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Ellen would be delighted to have a class with you or your group! You can check out her classes at www.ellenanneeddy.com. She also offers independent studio time in her studio in Indiana. Talk to Ellen about classes at 219-921-0885, or contact her scheduler Sarah at 616-485-5646 to set a date

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Ellen Anne Eddy
Author of Thread Magic: The Enchanted World of Ellen Anne Eddy Fiber artist, author and teacher
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Wednesday, December 29, 2010

Musings: Art outside the Box: Working and Reworking

This is the time of year when I hunt for the studio floor. I'm not a bad housekeeper. You can't be called bad if you don't do it at all. So at this time of year we have what might be called an archeological dig in the studio, looking for what has been lost in the stratta. Things get flung to and fro in the process of creation and at the end there are large heaps of fabric, stabilizer, clippings, thread ends with small inclusions of scissors, bobbins, and dog cookies, strewn through the studio floor. I don't exactly clean it, but I do sort of sweep through, usually trying to find a path to the iron or to the door.


This is when I find the undone. I always have at least 6-12 projects in different states of doneness. There's the large quilt, ready to bind and I need a back for it. There's the small quilt ready to stitch, and I need a day to just sit and do. And then there's the stymied quilt: the one that didn't quite work. It's waiting for a miracle of some sort. Either I need a new skill or fresh eyes or to decide it just isn't happening. 
I found this lady languishing there.
This series of dancing trees was a challenge I started for myself several years ago. It's particularly a challenge because I really have some difficulty living in my body. I tend to live in my hands and my head. The rest is a lump I drag around with me. So it takes some courage and a bit of extra love to look at bodies at all. But I wanted trees that danced. 




I've found a couple of good tools and an ally. It's interesting to me that my camera sees things I just can't. I'm regularly photoing  unfinished quilts ( particularly quilts I can't take time with ) and viewing them through the lens. It's astonishing how clearly the camera shows me what I've got. My friend Rebecca Dorian Brown is a fabulous art ally. Through Team Viewer (this very cool program that lets you look at each other's computer screen in live time) we've been checking each other's work and been able to see what needs to happen next. It's invaluable to have another set of eyes on something, and Rebecca has the best eyes I know.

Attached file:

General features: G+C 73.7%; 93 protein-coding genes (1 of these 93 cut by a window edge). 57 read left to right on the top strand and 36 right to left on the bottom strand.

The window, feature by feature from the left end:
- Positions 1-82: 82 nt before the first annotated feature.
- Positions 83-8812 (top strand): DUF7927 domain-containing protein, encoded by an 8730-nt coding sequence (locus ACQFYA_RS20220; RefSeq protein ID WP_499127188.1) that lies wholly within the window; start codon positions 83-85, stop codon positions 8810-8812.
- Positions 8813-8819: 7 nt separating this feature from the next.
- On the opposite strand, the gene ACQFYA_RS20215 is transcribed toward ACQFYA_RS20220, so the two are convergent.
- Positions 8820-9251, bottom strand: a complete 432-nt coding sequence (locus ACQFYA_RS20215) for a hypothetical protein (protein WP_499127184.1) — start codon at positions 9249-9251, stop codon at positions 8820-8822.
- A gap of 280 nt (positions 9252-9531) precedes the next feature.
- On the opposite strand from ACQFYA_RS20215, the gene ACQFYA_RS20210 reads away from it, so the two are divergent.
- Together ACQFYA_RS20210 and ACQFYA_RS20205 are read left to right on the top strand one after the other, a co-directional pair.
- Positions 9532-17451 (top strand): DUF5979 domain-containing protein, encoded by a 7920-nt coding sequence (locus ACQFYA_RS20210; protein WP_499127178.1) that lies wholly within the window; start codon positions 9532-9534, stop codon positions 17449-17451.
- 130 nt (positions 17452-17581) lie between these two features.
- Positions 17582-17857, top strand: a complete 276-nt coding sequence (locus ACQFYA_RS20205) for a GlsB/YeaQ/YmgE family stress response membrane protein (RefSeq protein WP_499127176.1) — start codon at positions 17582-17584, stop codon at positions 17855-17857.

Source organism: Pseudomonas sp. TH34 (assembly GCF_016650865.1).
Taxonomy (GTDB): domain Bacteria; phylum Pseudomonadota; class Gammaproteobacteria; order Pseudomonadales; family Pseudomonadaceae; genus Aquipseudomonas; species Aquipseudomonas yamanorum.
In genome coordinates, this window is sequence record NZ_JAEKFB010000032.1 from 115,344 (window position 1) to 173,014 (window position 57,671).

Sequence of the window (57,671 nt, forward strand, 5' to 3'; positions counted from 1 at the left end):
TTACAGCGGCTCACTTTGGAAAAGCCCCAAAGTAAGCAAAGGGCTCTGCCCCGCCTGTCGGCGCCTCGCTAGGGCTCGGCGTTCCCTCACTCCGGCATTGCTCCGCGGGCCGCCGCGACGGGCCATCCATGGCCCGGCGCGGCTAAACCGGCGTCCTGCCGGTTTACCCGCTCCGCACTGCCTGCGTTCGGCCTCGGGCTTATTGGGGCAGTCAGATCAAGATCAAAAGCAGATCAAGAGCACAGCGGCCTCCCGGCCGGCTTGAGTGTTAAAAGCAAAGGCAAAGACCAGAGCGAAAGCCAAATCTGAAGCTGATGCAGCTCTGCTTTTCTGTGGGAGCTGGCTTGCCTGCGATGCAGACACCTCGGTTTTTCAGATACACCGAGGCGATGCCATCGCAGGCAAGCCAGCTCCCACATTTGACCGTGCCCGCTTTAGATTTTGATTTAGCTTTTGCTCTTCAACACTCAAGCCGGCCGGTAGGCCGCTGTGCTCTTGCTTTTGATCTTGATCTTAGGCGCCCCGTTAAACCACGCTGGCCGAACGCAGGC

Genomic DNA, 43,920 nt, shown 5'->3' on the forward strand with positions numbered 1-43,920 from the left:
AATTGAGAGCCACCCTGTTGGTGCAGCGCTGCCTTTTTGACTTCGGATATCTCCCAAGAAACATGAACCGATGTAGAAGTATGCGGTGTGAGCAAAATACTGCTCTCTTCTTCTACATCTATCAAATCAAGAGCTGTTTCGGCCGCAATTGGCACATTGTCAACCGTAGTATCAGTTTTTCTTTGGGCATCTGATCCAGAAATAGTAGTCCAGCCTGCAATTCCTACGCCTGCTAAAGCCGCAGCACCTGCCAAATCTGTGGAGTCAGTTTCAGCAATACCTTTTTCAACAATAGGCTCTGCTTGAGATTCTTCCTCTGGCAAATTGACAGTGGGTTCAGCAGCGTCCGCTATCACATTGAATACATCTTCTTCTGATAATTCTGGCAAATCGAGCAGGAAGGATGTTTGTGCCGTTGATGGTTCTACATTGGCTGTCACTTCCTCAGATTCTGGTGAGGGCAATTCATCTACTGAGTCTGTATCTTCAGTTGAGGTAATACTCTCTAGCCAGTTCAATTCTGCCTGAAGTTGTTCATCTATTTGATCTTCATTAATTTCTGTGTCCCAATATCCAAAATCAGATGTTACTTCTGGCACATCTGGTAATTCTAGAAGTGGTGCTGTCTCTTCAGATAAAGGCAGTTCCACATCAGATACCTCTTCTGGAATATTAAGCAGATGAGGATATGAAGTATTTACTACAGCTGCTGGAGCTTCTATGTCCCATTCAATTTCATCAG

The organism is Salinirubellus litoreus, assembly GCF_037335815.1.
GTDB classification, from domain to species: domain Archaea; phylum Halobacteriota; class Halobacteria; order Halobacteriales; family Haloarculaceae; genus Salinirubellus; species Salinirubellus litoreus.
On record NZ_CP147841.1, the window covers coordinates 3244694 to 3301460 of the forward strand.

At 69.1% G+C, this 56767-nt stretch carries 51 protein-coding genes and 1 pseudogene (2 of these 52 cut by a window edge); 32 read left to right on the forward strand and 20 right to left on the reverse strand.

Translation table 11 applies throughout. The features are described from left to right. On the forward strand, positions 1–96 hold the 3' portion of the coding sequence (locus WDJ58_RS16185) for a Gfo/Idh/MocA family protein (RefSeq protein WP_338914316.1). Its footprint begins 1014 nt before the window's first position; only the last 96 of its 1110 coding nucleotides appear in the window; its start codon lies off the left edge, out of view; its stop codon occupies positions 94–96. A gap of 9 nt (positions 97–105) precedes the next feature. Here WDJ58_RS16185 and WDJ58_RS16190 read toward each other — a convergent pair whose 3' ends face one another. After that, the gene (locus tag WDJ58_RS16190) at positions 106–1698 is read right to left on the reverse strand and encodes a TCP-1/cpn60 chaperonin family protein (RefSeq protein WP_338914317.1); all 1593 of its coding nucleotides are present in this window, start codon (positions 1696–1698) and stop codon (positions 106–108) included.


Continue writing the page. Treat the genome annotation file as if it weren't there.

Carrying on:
Thank God for allies and tools! My tree's not done yet but she's in process again, because I can really see where I'm going.


This is good because she has a date. My tree is  going to be shown at Trinity Episcopal Church on the First Friday Gallery Walk in Michigan City, IN on January 7th.


All four of these pieces will be on display at
Trinity Episcopal Church
6th Street and Franklin
Michigan City, IN
 5PM through 7PM
January 7th
6th Street Entrance
call for info
219-921-0885


The First Friday Gallery Walk is something like River North for Michigan City. There's a number of excellent and edgy galleries, all open and on display each first Friday of the month. Wander, eat, see wonders and dream of art! Please come and see them there.


I hope this year brings you new tools, fresh eyes, true allies, and places to let your work shine.


You'll find Rebecca's amazing work at Rebecca Dorian Brown Art.
You'll find more information about Trinity Church here.

Sunday, December 19, 2010

Silent Night

I'm in complete rebellion  this Christmas. I can't quite get it. I don't want a tree. I will not shop. I've sung carols with my church but I won't put them on at home. I'm not doing it.


This  Santa boy represents everything I would prefer to miss. He's actually a Japanese vending machine for Christmas. I'm sort of waiting for the Easter bunny version and the Jack-o-lantern issue.Talk about Christmas out of the box. Yuck.


It occurs to me that maybe I just don't understand Christmas. Christmas was utterly changed the year my Dad died. My father was the hearth of our home. When he died there was not much there but gin, literature and cold ashes. I desperately tried to put up a tree and make everyone presents. I annoyed everyone mightily. They wanted a steak dinner, gifts out of a catalog,  a stiff drink and to fall asleep in front of the TV. I've been pretty sour on it ever since.


But the one thing that has made Christmas work for me is the kids in my life. I never had a child, but that never meant I didn't have children. For reasons I don't understand, they seem to creep through the cracks in the door. They stay as long as they need to stay, all for different reasons.   To be fed cookies  at your table , or to dye fabric, or hear stories, or play with your dogs, or to have someone hold down their rage while they learn to do that themselves.The price of all that is the price you pay for every child in your life. You need to be willing to let them go as easily as they come.  The love is all there, but their path is not. And it's cruel to mess with that.


This year, I have children gone again. They're healthy and brave and well. There's no reason to grieve. But I hate the loneness of Christmas eve.


People who say art is your child, don't really do art. Things are just what they are. Your art is your art. It's not ever going to run to you with it's arms open. Or show you a kitten, or bring you a song. It can't be asked to do what it cannot.